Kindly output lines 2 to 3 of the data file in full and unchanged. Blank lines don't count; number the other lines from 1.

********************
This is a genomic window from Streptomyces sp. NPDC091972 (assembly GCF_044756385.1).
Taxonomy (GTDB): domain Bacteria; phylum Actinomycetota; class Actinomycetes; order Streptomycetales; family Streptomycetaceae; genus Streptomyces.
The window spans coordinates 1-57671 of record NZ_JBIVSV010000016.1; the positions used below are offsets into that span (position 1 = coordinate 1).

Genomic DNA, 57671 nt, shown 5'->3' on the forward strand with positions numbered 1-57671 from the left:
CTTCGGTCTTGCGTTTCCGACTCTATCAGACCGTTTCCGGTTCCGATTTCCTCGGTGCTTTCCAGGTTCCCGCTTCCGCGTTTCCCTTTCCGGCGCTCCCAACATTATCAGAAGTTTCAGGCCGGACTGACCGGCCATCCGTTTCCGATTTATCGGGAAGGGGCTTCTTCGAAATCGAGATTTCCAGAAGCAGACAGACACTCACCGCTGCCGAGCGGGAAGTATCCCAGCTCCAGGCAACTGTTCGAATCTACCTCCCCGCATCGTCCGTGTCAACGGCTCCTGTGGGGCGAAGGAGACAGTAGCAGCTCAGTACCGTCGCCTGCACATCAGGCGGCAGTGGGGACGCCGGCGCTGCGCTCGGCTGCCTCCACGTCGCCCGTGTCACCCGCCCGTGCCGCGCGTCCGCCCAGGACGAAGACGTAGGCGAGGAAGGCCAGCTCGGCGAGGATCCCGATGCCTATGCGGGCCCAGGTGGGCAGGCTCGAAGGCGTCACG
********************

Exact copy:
Taxonomy (GTDB): domain Bacteria; phylum Actinomycetota; class Actinomycetes; order Streptomycetales; family Streptomycetaceae; genus Streptomyces.
The window spans coordinates 1-57671 of record NZ_JBIVSV010000016.1; the positions used below are offsets into that span (position 1 = coordinate 1).